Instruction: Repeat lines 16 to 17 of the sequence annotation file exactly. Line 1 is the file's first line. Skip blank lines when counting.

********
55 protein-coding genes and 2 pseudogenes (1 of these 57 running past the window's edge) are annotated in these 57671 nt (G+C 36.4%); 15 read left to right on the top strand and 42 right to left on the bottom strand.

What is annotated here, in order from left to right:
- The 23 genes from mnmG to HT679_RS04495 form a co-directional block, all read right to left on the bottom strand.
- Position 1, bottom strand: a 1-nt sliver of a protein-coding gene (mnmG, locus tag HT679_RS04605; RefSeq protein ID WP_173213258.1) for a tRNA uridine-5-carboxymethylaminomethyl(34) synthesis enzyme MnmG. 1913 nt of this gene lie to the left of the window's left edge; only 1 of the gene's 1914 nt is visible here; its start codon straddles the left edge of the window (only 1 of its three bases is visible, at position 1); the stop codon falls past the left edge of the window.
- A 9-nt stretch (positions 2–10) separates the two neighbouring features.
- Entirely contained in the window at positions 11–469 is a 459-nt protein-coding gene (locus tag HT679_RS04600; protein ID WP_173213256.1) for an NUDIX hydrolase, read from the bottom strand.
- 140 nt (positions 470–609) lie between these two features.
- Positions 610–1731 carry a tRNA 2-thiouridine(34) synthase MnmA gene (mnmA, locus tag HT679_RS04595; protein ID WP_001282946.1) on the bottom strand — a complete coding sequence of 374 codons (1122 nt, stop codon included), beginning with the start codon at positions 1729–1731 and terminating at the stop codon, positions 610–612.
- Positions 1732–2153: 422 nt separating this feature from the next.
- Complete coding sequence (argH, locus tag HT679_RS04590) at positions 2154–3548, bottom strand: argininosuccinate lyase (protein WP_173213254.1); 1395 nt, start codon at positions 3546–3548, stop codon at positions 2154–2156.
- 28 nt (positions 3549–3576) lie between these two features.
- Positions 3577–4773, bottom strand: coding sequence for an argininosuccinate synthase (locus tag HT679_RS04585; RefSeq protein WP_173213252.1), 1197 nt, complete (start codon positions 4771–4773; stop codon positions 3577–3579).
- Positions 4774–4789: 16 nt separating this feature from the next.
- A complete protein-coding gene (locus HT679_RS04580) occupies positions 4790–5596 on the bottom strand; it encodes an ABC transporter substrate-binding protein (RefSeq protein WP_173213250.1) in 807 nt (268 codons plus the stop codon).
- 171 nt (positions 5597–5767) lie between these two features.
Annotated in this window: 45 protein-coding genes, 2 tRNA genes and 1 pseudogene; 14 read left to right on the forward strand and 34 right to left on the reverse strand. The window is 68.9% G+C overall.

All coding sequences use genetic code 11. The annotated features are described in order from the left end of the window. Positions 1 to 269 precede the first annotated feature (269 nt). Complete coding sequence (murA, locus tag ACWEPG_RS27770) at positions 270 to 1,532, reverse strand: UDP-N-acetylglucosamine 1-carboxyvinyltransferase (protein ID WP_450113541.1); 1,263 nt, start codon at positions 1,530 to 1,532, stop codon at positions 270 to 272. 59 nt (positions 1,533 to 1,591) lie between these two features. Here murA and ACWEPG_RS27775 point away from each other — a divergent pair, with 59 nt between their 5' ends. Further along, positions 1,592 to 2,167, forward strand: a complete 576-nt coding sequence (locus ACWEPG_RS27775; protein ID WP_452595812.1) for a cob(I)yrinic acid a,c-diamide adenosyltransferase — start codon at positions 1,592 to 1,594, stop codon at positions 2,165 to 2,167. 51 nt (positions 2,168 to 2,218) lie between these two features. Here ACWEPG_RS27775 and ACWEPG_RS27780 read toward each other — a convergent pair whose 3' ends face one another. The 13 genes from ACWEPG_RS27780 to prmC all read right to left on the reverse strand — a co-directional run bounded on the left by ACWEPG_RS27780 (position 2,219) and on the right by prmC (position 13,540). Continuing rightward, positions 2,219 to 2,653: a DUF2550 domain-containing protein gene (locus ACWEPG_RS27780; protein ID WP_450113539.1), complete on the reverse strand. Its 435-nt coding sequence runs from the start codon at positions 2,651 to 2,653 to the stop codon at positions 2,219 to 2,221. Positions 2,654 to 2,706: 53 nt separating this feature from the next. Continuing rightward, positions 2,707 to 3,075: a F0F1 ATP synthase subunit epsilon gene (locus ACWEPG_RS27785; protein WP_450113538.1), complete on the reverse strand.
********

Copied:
Annotated in this window: 45 protein-coding genes, 2 tRNA genes and 1 pseudogene; 14 read left to right on the forward strand and 34 right to left on the reverse strand. The window is 68.9% G+C overall.

All coding sequences use genetic code 11. The annotated features are described in order from the left end of the window. Positions 1 to 269 precede the first annotated feature (269 nt). Complete coding sequence (murA, locus tag ACWEPG_RS27770) at positions 270 to 1,532, reverse strand: UDP-N-acetylglucosamine 1-carboxyvinyltransferase (protein ID WP_450113541.1); 1,263 nt, start codon at positions 1,530 to 1,532, stop codon at positions 270 to 272. 59 nt (positions 1,533 to 1,591) lie between these two features. Here murA and ACWEPG_RS27775 point away from each other — a divergent pair, with 59 nt between their 5' ends. Further along, positions 1,592 to 2,167, forward strand: a complete 576-nt coding sequence (locus ACWEPG_RS27775; protein ID WP_452595812.1) for a cob(I)yrinic acid a,c-diamide adenosyltransferase — start codon at positions 1,592 to 1,594, stop codon at positions 2,165 to 2,167. 51 nt (positions 2,168 to 2,218) lie between these two features. Here ACWEPG_RS27775 and ACWEPG_RS27780 read toward each other — a convergent pair whose 3' ends face one another. The 13 genes from ACWEPG_RS27780 to prmC all read right to left on the reverse strand — a co-directional run bounded on the left by ACWEPG_RS27780 (position 2,219) and on the right by prmC (position 13,540). Continuing rightward, positions 2,219 to 2,653: a DUF2550 domain-containing protein gene (locus ACWEPG_RS27780; protein ID WP_450113539.1), complete on the reverse strand. Its 435-nt coding sequence runs from the start codon at positions 2,651 to 2,653 to the stop codon at positions 2,219 to 2,221. Positions 2,654 to 2,706: 53 nt separating this feature from the next. Continuing rightward, positions 2,707 to 3,075: a F0F1 ATP synthase subunit epsilon gene (locus ACWEPG_RS27785; protein WP_450113538.1), complete on the reverse strand.